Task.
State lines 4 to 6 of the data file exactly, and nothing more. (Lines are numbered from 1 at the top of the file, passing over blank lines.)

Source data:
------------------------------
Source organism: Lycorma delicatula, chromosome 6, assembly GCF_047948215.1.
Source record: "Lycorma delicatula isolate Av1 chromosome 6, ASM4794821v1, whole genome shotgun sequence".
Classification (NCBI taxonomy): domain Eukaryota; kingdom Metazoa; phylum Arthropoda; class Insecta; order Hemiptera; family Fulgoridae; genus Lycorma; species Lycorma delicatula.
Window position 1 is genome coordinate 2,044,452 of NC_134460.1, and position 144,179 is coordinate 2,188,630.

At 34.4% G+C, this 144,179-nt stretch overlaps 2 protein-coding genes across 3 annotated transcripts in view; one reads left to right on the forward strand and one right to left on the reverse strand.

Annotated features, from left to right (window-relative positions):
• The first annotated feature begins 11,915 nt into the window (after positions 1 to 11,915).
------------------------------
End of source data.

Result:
Window position 1 is genome coordinate 2,044,452 of NC_134460.1, and position 144,179 is coordinate 2,188,630.

At 34.4% G+C, this 144,179-nt stretch overlaps 2 protein-coding genes across 3 annotated transcripts in view; one reads left to right on the forward strand and one right to left on the reverse strand.

Annotated features, from left to right (window-relative positions):